Some of the biggest problems in education occur in the classroom and consequently, are issues that need to be sorted out by teachers. These issues broadly fall into two categories: student problems and parental problems. Did you know that EdTech can help to resolve many common in-classroom problems? No matter what type of problems you are facing in the classroom; EdTech can assist in the following ways.

  1. Inattentive or bored students: Technology, particularly EdTech has the potential to transform the in-classroom experience for students. Students become ‘bored’ either because they have already acquired mastery over the subject matter being taught or because they don’t understand the subject matter being taught because it is too complex. Appropriate EdTech can resolve both problems by using techniques such as gamification or immersive learning and virtual reality to make learning fun and by providing expanded and relational/contextual learning for those who have already grasped the core of a subject.  Having an interested class automatically cascades into a solution to discipline issues and other classroom management issues that stem from a bunch of bored students.
  2. Students making repetitive errors: This often stems from a lack of conceptual clarity. EdTech makes personalized learning possible – the real power of which is to tailor a curriculum to a student’s ability to learn. This kind of learning technology is diagnostic, in that it bases itself on how much a student knows and works with the student at their level. Personalized learning is offered through a variety of EdTech enabled curricula to provide the same learning advantages as a personal tutor would.
  3. Unprepared students: This problem is something of a combination between a lack of enough exercises or application avenues to practice learned skills to a lack of motivation in students. Just like cycling or swimming, new knowledge needs a continual application to be learned. EdTech can help your students do this by applying any number of machine-led algorithms to produce worksheets and practice material for basic mathematics, drawing exercises and even advanced calculus.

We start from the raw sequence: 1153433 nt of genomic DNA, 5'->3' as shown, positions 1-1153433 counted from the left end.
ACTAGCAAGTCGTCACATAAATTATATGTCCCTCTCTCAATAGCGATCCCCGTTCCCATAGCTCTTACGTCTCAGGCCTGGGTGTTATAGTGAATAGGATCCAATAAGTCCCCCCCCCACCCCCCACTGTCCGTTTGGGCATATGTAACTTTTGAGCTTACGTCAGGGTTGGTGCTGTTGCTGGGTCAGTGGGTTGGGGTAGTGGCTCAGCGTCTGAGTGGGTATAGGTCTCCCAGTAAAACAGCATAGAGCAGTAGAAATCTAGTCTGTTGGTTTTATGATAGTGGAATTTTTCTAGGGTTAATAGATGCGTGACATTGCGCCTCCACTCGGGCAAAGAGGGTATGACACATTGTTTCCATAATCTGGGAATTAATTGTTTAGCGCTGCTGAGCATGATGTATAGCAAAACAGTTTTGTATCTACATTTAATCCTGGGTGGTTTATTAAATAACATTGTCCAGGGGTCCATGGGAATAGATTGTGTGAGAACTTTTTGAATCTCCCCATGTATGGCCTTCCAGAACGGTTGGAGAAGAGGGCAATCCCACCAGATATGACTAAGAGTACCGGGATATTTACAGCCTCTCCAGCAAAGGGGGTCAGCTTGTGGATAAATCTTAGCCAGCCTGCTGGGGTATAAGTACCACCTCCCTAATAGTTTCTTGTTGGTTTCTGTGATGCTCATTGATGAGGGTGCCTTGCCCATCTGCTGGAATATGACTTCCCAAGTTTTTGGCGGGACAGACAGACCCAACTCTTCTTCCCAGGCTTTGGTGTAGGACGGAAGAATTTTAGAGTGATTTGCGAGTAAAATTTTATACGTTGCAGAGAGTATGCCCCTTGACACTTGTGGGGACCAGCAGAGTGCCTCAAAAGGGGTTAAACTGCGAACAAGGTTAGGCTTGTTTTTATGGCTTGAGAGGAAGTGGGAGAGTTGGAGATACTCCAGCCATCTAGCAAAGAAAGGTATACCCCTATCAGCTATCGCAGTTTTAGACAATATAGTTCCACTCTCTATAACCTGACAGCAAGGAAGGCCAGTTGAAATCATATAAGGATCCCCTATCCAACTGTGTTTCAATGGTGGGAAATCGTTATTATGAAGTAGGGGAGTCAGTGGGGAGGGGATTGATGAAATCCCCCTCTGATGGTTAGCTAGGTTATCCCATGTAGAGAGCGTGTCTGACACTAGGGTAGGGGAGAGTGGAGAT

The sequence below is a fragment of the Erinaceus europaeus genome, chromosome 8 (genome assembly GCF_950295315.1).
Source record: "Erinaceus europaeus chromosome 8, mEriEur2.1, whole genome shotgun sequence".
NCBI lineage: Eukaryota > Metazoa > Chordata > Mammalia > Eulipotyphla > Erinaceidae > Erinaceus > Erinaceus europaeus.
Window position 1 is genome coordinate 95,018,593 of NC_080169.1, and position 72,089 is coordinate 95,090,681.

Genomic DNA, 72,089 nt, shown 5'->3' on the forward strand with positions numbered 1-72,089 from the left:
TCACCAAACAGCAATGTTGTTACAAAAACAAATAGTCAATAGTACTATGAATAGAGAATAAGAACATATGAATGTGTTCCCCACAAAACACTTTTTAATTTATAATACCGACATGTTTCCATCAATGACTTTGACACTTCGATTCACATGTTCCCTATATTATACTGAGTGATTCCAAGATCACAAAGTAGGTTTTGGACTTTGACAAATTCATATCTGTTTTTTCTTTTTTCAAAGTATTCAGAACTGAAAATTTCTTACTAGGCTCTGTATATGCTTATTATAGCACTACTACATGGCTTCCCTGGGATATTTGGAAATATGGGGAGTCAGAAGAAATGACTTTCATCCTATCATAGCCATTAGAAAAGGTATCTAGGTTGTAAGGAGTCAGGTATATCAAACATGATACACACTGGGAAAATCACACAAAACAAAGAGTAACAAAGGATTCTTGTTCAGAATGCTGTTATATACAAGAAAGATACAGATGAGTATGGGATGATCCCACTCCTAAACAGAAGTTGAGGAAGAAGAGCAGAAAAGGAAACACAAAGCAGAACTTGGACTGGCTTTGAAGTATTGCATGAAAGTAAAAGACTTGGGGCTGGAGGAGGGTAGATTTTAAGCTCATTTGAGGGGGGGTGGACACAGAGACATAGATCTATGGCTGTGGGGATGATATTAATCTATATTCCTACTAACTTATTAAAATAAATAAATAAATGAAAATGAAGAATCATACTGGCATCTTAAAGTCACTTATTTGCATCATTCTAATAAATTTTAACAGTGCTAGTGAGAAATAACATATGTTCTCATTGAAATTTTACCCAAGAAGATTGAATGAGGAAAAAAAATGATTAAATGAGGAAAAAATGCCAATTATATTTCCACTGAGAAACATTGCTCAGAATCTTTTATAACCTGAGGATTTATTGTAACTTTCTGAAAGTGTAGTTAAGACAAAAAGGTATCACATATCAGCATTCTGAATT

4. A lack of collaborative learning: This is a parent-led problem, often the result of high competition and intense academic pressure that discourages collaborative learning and teaching. The outcome is unfortunate because most jobs and real life requires successful partnerships and teamwork. EdTech can help you encourage collaboration and help you create a great collaborative learning environment, that allows for classroom interaction and group projects.
  5. Taking Ownership: It is common knowledge, that one of the toughest things to accomplish in the classroom is to get students to take ownership of their own education and learning. One of the most transferrable skills for students, in this age of applied knowledge, is knowing how to learn and then executing. EdTech can help with that too – using self-paced learning programs; students can often become the architects of their own learning journeys, with teachers only needing to facilitate exploration.
  6. Overcoming a lack of parental involvement: For many educators, a lack of student performance is often the result of a lack of parental involvement. The lack of parental education or just uninterested parents who aren’t able to be involved in their children’s education are major roadblocks to a student’s academic success. While EdTech cannot compensate for a lack of parental involvement, many EdTech ventures exist to help parents connect with teachers, to help children with school work under parental supervision and even to help parents encourage educational activities at home.

EdTech can provide new ways for teachers to overcome persistent classroom challenges centered around motivation, engagement, and connectedness at school. It is easy to adopt these technologies and build them into your existing curriculum. Let us know if you have found additional EdTech resources that can help educators deal with classroom problems and issues.

This article was originally written by Matthew Lynch and the original version can be found here –